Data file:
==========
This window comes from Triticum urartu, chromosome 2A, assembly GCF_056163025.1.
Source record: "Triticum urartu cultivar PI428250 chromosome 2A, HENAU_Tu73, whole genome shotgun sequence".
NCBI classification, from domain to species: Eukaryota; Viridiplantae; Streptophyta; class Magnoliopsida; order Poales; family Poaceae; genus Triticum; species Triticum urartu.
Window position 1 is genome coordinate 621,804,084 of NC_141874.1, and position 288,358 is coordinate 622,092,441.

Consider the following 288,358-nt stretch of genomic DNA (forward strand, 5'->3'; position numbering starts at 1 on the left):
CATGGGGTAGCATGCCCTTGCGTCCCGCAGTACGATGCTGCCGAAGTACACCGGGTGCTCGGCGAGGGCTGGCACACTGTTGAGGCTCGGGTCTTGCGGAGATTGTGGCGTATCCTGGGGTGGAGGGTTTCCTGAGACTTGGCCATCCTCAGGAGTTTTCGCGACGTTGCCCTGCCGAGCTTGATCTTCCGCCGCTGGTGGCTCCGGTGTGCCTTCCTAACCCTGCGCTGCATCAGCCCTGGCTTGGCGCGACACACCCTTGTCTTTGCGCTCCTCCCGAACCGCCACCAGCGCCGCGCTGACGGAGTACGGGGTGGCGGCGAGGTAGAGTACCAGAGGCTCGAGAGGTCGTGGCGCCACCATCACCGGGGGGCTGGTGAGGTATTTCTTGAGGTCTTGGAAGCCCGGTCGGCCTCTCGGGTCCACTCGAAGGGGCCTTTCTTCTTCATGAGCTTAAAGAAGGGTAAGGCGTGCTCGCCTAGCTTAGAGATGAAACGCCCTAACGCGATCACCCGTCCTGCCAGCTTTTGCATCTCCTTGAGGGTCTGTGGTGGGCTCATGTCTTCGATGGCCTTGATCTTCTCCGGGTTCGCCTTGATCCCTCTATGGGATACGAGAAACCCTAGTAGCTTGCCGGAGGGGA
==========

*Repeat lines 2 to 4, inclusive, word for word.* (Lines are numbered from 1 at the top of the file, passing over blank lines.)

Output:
Source record: "Triticum urartu cultivar PI428250 chromosome 2A, HENAU_Tu73, whole genome shotgun sequence".
NCBI classification, from domain to species: Eukaryota; Viridiplantae; Streptophyta; class Magnoliopsida; order Poales; family Poaceae; genus Triticum; species Triticum urartu.
Window position 1 is genome coordinate 621,804,084 of NC_141874.1, and position 288,358 is coordinate 622,092,441.